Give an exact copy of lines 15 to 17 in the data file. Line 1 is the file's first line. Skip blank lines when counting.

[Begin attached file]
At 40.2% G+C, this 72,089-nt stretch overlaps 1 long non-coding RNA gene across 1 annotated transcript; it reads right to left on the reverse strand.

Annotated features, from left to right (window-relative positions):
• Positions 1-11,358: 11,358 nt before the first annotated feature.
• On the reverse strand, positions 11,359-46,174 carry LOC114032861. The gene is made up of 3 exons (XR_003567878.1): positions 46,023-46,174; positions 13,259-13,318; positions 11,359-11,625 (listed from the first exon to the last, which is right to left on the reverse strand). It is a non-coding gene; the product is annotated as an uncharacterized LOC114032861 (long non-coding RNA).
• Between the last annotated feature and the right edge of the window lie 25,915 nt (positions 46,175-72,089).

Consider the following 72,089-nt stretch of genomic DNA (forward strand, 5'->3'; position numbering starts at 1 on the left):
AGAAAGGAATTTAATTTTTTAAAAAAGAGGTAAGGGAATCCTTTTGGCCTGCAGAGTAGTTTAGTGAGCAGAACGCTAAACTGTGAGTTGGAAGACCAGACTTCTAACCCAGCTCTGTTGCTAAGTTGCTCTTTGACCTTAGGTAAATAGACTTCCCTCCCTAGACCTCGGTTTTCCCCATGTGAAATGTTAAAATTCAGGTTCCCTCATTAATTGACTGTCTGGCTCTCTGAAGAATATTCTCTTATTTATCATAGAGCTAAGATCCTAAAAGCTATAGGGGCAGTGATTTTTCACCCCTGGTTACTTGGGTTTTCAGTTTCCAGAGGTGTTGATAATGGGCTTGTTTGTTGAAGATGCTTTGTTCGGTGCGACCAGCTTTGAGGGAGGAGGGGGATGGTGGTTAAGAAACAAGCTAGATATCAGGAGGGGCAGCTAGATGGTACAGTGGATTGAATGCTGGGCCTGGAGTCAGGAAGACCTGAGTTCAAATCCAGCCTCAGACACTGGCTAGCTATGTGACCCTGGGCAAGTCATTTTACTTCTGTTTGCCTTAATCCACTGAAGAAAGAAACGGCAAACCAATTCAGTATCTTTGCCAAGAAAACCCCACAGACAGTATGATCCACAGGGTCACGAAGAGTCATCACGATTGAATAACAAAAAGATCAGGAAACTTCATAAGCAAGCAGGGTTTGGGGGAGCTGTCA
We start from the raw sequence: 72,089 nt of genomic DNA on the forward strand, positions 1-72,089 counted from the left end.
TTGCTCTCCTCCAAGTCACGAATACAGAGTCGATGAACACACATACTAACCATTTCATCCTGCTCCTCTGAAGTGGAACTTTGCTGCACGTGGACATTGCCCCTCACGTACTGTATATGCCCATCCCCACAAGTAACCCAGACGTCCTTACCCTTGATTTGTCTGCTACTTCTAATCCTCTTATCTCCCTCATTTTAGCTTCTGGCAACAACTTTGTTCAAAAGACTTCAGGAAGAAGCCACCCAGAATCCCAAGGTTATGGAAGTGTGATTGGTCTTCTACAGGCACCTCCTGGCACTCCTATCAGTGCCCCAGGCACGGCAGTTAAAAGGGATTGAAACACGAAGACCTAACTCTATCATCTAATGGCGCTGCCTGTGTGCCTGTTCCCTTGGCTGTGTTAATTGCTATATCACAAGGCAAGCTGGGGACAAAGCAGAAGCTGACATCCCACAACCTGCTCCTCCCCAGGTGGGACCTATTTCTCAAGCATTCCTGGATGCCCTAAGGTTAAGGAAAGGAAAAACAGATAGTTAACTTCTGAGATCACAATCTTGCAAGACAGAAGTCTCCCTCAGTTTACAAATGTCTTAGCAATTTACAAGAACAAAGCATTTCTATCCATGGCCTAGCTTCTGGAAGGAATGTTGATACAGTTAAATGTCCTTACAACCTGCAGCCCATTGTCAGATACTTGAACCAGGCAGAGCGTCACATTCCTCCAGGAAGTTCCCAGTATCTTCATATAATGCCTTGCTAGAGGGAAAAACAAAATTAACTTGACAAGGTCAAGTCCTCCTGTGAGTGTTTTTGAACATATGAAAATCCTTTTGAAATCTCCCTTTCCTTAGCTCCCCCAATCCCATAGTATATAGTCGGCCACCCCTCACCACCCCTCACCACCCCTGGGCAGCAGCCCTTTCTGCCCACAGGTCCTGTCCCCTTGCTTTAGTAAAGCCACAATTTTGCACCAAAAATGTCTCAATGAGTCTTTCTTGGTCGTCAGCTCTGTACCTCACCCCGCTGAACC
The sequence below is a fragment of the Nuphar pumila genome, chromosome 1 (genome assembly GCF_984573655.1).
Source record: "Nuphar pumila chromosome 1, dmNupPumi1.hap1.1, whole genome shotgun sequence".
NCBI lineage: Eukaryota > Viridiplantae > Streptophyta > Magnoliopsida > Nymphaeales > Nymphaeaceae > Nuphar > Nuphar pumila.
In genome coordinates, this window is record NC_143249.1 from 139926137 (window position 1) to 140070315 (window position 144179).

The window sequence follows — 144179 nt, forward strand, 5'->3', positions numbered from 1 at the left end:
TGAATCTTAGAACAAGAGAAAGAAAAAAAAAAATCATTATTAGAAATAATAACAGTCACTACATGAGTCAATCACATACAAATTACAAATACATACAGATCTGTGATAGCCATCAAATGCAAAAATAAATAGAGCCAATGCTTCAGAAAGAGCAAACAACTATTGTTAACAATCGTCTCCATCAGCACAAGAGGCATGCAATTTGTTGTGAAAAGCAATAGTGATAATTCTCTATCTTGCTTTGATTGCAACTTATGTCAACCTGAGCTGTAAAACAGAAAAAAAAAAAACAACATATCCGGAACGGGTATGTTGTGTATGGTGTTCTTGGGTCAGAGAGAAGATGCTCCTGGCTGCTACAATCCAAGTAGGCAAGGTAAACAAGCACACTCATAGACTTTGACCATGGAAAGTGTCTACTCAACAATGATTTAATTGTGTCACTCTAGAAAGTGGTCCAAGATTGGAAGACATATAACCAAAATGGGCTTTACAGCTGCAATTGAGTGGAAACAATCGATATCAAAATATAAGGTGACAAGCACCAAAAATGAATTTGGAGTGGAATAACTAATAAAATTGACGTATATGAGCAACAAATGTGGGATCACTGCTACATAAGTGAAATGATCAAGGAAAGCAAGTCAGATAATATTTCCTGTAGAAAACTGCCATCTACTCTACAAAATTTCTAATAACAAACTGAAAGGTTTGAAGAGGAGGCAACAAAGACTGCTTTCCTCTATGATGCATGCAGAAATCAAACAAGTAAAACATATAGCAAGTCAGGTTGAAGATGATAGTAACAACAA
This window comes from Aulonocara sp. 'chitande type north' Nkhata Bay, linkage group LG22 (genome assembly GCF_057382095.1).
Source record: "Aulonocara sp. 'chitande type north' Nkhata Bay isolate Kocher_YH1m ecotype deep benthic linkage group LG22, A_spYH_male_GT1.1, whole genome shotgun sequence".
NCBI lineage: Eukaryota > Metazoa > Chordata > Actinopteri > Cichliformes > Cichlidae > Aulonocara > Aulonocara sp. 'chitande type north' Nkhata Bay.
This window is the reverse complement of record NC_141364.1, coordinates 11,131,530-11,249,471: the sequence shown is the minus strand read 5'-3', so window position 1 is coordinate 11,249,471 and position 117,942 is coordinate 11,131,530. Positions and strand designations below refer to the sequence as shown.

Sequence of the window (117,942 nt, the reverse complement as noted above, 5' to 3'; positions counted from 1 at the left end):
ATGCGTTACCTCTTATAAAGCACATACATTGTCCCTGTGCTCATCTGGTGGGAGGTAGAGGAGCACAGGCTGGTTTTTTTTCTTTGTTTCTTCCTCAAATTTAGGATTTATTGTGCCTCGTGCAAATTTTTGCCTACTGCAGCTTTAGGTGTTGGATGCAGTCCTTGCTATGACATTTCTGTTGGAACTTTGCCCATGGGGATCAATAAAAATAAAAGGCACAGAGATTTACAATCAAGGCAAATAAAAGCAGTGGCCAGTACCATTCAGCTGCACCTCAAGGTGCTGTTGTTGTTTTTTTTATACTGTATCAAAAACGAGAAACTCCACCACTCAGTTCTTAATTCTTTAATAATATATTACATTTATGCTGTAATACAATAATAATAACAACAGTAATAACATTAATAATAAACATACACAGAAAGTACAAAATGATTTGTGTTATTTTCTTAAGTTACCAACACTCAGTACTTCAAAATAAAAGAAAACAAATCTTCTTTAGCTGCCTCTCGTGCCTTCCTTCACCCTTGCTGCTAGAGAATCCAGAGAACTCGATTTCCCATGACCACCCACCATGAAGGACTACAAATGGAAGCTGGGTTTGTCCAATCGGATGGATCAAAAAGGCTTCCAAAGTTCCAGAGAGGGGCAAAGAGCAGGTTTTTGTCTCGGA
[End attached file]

TGAATCTTAGAACAAGAGAAAGAAAAAAAAAAATCATTATTAGAAATAATAACAGTCACTACATGAGTCAATCACATACAAATTACAAATACATACAGATCTGTGATAGCCATCAAATGCAAAAATAAATAGAGCCAATGCTTCAGAAAGAGCAAACAACTATTGTTAACAATCGTCTCCATCAGCACAAGAGGCATGCAATTTGTTGTGAAAAGCAATAGTGATAATTCTCTATCTTGCTTTGATTGCAACTTATGTCAACCTGAGCTGTAAAACAGAAAAAAAAAAAACAACATATCCGGAACGGGTATGTTGTGTATGGTGTTCTTGGGTCAGAGAGAAGATGCTCCTGGCTGCTACAATCCAAGTAGGCAAGGTAAACAAGCACACTCATAGACTTTGACCATGGAAAGTGTCTACTCAACAATGATTTAATTGTGTCACTCTAGAAAGTGGTCCAAGATTGGAAGACATATAACCAAAATGGGCTTTACAGCTGCAATTGAGTGGAAACAATCGATATCAAAATATAAGGTGACAAGCACCAAAAATGAATTTGGAGTGGAATAACTAATAAAATTGACGTATATGAGCAACAAATGTGGGATCACTGCTACATAAGTGAAATGATCAAGGAAAGCAAGTCAGATAATATTTCCTGTAGAAAACTGCCATCTACTCTACAAAATTTCTAATAACAAACTGAAAGGTTTGAAGAGGAGGCAACAAAGACTGCTTTCCTCTATGATGCATGCAGAAATCAAACAAGTAAAACATATAGCAAGTCAGGTTGAAGATGATAGTAACAACAA
This window comes from Aulonocara sp. 'chitande type north' Nkhata Bay, linkage group LG22 (genome assembly GCF_057382095.1).
Source record: "Aulonocara sp. 'chitande type north' Nkhata Bay isolate Kocher_YH1m ecotype deep benthic linkage group LG22, A_spYH_male_GT1.1, whole genome shotgun sequence".